The first one is really important. So this is, basically, when I deliver information here on Whiteboard Friday, one of the things that you might notice is that I try deliberately not to present stuff that is super obvious and already well-known throughout the industry. My goal is really to say, “Hey, what is something that less than 20% of the audience who’s going to be watching Whiteboard Friday is already aware of? Now let me try and present that information.” Because it’s really not interesting if the tips that I gave you today, for example, were things like work on your disfluency so that you don’t stutter and say “um.” Make sure you practice the night before. Make sure that your font is at least 30 point type. You should turn off this video.

It’s not that it’s bad advice. It’s fine advice. It’s even good advice. But you already know it, and so it’s annoying to have to listen to it again and again. This is true in your presentations as well.

So many folks, when they’re asked to give a talk about something in the web marketing space, start with the fundamentals and the basics, the things that everybody already knows or that are so intuitive that they’re just not that helpful.

Let’s say this is a conversion rate optimization presentation. So my little friend over here, Bob the Not-So-Good-Presenter, is giving a talk, and he’s got this slide called “Make Clear Calls-to-Action.” Then he shows an ugly thing where you can’t really see what the call-to-action is and one that’s a very clear call-to-action. Super obvious advice, advice that anyone who has done any degree of optimization around conversion rates knows and learned years ago. This presentation, unless it is to someone who has no experience with web marketing, is probably going to put you to sleep or drive you to get on your phone or go out of the room.

On the other hand — this is something I caught today from Joanna Wiebe on Copy Hackers — “Test text link calls to action versus buttons on your mobile sites in particular.” Oh, really? Text link calls to action? I would think a button would convert better, but it turns out there’s some data out there that suggests that, in some cases, it looks like the text link works better. You better try it. Maybe that’s something to add to your testing repertoire in the future. Aha, that is new information. I did not know that before.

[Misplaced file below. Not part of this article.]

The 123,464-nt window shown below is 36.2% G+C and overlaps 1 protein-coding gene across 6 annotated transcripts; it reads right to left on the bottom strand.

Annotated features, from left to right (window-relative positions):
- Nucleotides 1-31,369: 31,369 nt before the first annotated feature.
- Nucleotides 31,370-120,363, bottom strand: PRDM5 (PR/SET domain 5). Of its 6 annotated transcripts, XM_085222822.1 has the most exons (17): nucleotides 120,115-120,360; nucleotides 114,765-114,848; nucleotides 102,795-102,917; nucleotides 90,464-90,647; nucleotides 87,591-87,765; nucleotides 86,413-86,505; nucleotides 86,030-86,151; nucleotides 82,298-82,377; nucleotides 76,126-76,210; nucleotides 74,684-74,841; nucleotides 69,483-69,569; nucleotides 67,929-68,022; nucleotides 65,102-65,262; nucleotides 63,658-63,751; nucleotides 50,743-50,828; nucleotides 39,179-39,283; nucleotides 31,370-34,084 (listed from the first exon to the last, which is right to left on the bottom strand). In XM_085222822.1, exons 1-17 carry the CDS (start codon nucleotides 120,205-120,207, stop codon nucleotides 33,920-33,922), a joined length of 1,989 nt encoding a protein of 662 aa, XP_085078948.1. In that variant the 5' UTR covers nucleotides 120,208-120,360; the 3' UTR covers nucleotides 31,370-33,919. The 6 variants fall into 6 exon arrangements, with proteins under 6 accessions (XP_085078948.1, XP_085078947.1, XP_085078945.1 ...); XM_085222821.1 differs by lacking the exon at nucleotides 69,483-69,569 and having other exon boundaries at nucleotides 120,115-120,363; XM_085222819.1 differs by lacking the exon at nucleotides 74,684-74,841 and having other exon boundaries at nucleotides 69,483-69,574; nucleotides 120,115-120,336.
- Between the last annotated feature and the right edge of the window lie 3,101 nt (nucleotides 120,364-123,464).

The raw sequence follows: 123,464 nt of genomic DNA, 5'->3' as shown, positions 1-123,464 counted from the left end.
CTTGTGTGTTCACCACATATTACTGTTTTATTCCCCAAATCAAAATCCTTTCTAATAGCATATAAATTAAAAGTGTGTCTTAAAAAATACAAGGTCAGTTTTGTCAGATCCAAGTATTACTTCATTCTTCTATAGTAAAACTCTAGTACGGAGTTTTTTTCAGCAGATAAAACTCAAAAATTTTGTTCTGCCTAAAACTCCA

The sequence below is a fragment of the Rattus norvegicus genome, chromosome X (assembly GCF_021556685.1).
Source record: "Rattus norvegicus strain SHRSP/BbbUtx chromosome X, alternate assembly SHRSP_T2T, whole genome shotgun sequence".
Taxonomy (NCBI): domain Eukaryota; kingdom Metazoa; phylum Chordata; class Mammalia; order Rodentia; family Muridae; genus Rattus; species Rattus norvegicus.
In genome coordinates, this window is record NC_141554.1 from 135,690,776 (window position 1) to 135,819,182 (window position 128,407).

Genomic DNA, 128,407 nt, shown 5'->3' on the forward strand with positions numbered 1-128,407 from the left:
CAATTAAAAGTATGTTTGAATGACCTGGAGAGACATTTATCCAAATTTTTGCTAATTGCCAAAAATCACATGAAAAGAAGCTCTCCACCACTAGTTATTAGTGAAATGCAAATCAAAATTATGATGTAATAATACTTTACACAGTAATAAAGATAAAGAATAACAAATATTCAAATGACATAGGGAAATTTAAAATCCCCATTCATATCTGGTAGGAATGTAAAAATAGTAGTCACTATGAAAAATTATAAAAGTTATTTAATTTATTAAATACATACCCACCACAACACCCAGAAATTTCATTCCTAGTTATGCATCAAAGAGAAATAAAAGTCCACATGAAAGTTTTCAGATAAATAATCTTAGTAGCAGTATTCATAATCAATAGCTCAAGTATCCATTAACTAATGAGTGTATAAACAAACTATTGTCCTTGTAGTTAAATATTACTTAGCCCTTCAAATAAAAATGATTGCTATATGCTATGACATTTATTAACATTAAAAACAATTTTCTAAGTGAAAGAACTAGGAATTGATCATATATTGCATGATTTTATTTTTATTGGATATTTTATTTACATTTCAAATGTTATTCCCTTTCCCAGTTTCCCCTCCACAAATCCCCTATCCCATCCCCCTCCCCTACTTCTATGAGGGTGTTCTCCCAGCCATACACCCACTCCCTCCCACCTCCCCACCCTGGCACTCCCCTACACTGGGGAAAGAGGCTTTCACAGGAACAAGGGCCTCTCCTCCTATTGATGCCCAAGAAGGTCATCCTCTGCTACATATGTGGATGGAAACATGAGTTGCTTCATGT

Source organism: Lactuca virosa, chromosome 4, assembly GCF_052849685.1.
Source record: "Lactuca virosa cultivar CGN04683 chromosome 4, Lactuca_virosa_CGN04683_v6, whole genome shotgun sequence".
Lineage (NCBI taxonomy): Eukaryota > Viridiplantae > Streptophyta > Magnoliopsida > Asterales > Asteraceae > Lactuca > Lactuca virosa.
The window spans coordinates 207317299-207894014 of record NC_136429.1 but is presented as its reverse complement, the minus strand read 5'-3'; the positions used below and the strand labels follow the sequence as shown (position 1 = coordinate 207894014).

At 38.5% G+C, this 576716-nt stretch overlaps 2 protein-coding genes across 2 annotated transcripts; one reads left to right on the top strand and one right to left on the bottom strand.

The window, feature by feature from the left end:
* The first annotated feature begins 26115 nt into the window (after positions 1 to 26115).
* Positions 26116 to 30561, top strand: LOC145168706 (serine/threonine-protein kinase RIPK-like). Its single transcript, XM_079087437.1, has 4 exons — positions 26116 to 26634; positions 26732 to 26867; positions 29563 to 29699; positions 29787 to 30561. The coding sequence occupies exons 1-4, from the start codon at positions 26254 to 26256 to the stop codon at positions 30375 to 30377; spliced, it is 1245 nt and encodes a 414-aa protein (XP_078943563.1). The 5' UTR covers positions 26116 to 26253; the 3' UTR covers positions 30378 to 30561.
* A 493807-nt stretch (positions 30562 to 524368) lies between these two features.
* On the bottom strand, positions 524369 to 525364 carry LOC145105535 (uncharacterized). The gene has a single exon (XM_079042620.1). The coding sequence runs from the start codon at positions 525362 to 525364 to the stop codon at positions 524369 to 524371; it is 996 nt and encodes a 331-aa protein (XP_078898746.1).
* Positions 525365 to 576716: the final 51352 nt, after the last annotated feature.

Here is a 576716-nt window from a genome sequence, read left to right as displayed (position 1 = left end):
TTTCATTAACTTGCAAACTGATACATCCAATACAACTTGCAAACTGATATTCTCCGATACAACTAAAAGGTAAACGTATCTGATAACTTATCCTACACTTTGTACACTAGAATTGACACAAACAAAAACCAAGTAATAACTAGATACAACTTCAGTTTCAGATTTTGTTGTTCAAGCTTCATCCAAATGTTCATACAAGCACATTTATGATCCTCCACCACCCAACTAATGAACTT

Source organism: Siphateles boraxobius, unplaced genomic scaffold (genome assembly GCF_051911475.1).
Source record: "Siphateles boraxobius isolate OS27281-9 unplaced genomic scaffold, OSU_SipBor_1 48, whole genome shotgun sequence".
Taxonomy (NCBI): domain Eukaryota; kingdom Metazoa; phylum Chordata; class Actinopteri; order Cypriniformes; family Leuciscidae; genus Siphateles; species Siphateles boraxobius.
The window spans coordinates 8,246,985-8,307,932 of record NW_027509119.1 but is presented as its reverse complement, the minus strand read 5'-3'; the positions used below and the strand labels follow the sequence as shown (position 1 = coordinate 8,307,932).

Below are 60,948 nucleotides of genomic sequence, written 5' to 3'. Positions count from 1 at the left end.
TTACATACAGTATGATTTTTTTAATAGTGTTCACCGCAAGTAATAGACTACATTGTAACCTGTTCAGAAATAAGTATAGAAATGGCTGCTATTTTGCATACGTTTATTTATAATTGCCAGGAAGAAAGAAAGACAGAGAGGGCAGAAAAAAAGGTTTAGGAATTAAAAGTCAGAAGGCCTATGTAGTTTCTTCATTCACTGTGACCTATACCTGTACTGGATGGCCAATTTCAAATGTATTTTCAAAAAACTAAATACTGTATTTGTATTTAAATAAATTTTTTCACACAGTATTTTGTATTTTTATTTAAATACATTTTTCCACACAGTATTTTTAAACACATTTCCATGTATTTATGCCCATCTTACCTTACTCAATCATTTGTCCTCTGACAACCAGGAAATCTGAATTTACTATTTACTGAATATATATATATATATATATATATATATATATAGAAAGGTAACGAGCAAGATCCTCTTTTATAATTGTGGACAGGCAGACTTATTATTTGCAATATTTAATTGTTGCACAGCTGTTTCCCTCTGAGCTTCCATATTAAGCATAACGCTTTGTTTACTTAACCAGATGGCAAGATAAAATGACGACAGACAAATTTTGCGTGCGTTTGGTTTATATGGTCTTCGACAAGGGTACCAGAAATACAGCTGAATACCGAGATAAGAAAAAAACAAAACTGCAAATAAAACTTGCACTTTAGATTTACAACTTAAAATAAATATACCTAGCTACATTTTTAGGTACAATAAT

So this obvious information turns people off. It makes you disconnect from the presentation. This new information, new, non-obvious — it’s awesome. It’s heaven. That’s what we’re all looking for when we try and get content. This is not just true, by the way, for presentations. It’s particularly powerful for presentations, but this is true of virtually any content you create that is designed to be educational or informative.

#2: Never show multiple elements of info on a slide before you talk about them.

Second, never show multiple elements of information on a slide before you talk about them. Unfortunately, I can’t do that with Whiteboard Friday. So Whiteboard Friday, all the information’s already up there. You could read ahead. I’m going to count on you not to.

But in a presentation, this gets so, so annoying, and it really distracts from a speaker when they put up a slide like this: “Here are the different public relations channels that you should test,” and they’ve got them listed out. The person, Bob, my bad presenter, is talking about number one. But what are we all doing? We’re all reading number four. We’re all reading ahead. We’re like, “Yeah, yeah, yeah, Bob, we already know. You put up the slide, so we’ve read ahead. We don’t care what you have to say about one through four. We’re disconnecting.”

Instead, Bob could do one of two things. Either he could show only one and not show two, three and four and then animate in two, three and four. Like, “Here, I’m going to talk about this one. Now we’re done talking about that, and, look, here’s number two. Now, we’re going to start talking about that one.”

Or — and I like this way better because you just get so much more room to be visual and to present something well — you can say, “Hey, we’re going to talk about four public relations channels you should test.” Slide one shows off number one. Maybe I can call it out specifically. I’m going to show you product hunt, and I’m going to show you how submission works. I’m going to show you how the voting systems work and how people try to game it and it doesn’t work, and da da da. That is a great way to go.

Now I go to slide two. That shows the next piece of information. I can’t tell you the percentage of presenters who screw this up and show a list of bullet points, God forbid, or even just this visual system where they put all the information that they’re going to talk about for five minutes on one slide. It just kills it. It kills it. Makes us all read ahead and destroys the drama and the attention.

#3: Customize your examples to be relevant to your audience, geography, or shared passions.

Third one. If you possibly can, when you’re speaking to an audience, try to customize your example specifically to them rather than saying, “Hey, I’m just going to take a broad approach.” I know this is tough. I struggle with this myself because I give presentations over and over again.

But what I’m generally urging you to do is to find intersections of one of three things. Things that are highly relevant to your audience that could be relevant in terms of it’s relevant to their professional work or to the website or the organization they work with.